His tough hide and combative nature is little in evidence when one meets with McNally at a coffeehouse near his Greenwich Village apartment. He quickly gives the impression that drawing his outrageous characters for the stage is an emotional release of sorts. Wearing a baseball cap and a new cashmere coat, he is an odd compendium of boyishness and elegance. But unlike his stage alter-egos, the playwright is a serious, shy and reticent man who clearly does not enjoy the interview process. Maybe it’s just his upcoming appointment with the analyst’s couch, but McNally’s tightly coiled presence recalls a line from one of the characters in “Love! Valour!”: “I got too intense,” the character says, explaining why he can’t keep a boyfriend. “That’s my problem, I get too intense with them.”

“I’m a very shy person in many ways,” McNally acknowledges, “and a major self-flagellator, though I’m getting better. It’s my Irish Catholic background. I can almost always find something wrong with everything. Maybe that’s why I write plays. I can be braver, more confident if I express my feelings through characters.”

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A well-known opera aficionado, McNally says he attended some of the master classes Callas taught at Juilliard, but that is not what inspired him to write the play. Though a devoted fan, he found her classes rather dull and uninteresting, much preferring a session conducted by Leontyne Price, which he audited last year.

“Price had a friendly, down-to-earth, non-ego presence, and I remember being struck with the fact that the format of a master class was very theatrical,” he said. “It’s all a kind of manipulation of the audience, but I never thought to myself, ‘Ah yes, here’s a play.’ ”

The memory of that class, however, was fresh when the idea did click, one of those “extremely rare” moments of epiphany, says McNally, when the idea for “Master Class” crystallized. It was at a benefit tribute to the playwright presented last year at the Manhattan Theatre Club, which has been McNally’s nurturer and home base for the past nine years. Nathan Lane, who rose to stardom as the outrageous Callas devotee in “Lisbon Traviata,” did a monologue from the 1989 drama and was followed by Zoe Caldwell, who re-created a scene from “A Perfect Ganesh,” McNally’s 1993 drama at Manhattan Theatre Club.

“It struck me at that moment that I could combine my love for Callas with my love and admiration of Zoe as an artist,” says the writer. “I even knew what the first and last lines of the play would be.”

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The first line of “Master Class” is: “No applause. We’re here to work” and the last is “Well, that’s that,” both of them signaling McNally’s unsentimental approach to the art of making art. In between is a rambling monologue interspersed with scenes in which Callas attempts to prepare three students for the harsh and competitive opera world by cruelly putting down their naive efforts and offering some practical advice: “It’s important to have a look, a signature so people will remember you,” she says at one point. Turning to someone in the audience, she glares, “You. Yes, you. . . . You don’t have a look. . . . Get one, as quickly as possible.”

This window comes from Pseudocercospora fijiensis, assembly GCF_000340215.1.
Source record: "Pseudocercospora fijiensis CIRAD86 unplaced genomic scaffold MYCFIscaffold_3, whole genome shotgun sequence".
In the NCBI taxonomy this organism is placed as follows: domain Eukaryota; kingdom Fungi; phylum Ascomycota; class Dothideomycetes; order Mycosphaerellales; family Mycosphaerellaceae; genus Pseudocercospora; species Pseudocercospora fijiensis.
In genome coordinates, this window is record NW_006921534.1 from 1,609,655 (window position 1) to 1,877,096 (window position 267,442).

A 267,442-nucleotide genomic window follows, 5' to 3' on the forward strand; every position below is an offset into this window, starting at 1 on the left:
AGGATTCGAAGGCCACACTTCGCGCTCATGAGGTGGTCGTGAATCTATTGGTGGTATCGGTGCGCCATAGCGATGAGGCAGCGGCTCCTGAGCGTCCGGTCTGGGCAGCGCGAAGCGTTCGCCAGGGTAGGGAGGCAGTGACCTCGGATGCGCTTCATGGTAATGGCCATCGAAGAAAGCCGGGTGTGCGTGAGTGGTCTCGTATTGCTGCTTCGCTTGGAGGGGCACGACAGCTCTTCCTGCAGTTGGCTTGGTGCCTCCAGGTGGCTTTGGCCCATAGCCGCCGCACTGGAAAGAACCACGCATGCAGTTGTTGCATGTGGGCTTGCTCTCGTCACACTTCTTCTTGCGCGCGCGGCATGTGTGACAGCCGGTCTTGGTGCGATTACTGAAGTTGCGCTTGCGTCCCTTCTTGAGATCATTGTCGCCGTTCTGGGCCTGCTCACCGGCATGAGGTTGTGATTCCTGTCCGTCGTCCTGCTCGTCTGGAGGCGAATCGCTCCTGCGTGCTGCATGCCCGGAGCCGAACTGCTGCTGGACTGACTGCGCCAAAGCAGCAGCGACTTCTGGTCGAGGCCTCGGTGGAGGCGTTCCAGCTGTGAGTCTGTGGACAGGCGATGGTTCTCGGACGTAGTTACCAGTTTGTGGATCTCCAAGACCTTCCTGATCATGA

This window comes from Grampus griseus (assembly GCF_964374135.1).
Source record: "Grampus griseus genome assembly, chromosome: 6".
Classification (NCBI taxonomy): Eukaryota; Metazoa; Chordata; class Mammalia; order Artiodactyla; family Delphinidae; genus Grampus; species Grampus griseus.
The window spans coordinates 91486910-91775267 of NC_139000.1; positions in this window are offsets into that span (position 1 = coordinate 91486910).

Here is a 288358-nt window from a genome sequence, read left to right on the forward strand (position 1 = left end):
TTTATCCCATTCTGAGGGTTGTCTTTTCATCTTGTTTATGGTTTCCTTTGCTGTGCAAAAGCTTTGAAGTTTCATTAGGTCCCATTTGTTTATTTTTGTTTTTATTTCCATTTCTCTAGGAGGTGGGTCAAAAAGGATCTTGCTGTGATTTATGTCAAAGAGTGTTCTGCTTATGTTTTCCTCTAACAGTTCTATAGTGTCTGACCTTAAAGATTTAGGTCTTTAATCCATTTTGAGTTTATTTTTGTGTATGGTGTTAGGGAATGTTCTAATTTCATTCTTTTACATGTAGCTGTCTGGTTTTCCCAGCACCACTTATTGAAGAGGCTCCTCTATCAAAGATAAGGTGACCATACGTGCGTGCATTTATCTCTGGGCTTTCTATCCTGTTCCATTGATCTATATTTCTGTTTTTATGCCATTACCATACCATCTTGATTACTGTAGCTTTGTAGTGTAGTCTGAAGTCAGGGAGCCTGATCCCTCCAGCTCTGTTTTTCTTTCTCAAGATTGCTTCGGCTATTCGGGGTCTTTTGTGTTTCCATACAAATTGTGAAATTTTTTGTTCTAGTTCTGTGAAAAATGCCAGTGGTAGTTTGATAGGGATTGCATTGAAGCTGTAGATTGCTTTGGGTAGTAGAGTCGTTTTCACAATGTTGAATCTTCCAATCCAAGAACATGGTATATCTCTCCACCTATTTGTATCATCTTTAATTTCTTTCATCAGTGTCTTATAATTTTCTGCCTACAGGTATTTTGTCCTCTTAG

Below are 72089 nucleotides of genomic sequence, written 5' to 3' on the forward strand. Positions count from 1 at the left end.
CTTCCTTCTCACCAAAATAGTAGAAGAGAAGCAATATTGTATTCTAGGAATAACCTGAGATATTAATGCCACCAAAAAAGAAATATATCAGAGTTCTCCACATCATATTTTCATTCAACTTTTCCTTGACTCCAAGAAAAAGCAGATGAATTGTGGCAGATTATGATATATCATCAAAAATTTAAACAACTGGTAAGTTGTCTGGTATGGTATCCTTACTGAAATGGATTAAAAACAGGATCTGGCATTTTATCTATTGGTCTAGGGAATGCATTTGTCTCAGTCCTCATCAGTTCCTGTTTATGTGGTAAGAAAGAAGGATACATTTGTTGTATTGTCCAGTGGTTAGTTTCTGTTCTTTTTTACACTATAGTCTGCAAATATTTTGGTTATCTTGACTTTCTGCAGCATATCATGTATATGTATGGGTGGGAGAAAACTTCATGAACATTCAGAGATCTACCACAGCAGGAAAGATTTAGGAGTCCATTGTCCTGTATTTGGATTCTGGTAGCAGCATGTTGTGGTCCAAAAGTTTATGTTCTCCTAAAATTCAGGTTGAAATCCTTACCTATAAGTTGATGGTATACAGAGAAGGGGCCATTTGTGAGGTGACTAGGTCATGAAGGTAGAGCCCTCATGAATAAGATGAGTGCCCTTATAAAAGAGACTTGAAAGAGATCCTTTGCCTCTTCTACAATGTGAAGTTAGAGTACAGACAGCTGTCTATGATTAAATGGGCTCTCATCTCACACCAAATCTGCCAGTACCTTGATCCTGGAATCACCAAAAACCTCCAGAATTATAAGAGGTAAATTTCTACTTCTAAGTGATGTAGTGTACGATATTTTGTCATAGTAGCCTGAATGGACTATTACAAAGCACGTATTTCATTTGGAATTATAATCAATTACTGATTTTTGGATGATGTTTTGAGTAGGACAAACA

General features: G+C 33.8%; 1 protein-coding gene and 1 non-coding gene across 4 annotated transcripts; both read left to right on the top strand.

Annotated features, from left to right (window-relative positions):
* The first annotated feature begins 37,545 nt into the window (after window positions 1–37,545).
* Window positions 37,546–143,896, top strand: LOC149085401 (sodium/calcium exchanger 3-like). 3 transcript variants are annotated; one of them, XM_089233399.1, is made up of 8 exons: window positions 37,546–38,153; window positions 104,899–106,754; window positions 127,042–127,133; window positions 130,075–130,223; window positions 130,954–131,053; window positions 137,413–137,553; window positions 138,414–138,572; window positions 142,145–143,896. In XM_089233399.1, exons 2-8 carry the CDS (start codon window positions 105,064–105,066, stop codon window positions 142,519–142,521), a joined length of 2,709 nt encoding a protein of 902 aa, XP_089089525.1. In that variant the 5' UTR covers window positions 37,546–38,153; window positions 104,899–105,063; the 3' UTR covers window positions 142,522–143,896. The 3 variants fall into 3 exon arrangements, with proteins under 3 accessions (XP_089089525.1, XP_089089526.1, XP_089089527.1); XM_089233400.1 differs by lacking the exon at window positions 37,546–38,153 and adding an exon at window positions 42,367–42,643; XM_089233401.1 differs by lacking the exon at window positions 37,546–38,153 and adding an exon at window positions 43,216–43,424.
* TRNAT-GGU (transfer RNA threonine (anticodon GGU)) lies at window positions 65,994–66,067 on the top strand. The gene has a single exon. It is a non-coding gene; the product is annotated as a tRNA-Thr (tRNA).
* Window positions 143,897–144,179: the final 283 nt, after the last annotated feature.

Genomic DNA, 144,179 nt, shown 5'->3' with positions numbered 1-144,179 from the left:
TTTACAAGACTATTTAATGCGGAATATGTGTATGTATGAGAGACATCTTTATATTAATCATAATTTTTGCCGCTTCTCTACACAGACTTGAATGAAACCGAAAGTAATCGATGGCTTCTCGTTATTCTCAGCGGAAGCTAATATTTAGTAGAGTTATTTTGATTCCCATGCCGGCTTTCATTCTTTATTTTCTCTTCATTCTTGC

When the show, directed by Leonard Foglia, premiered in Philadelphia earlier this year, critics praised Caldwell’s authority and conviction even though, as a non-singer, she recites the arias rather than singing them. The moments of triumph in Callas’ career, however, are re-created in the show’s reveries through her actual recordings. But a replication is not the point, says McNally: “This was never meant to be a docudrama of Callas’ life. It’s fiction.”

“I never go into writing with certain themes in mind,” he adds. “I just see a bare stage and I want to fill it. But, as it happened, this play turned out to be very much about my feelings of what price an artist pays, whether you’re talking about a singer, a writer, a poet or a painter. There are those who say that artists who deal in emotion must protect themselves by singing only on their interest rather than their capital. I wanted to explore what happens to those who sing on their capital.”

Though McNally answers--a little too quickly perhaps--that he isn’t sure if that applies to him as well, there is little doubt he appreciates and has been inspired by those who, like Callas, have dug into their capital to express their artistry. While the actual writing of the first draft of “Master Class” took only two months, the playwright concedes, “I’ve spent my whole life preparing to write this play,” he says.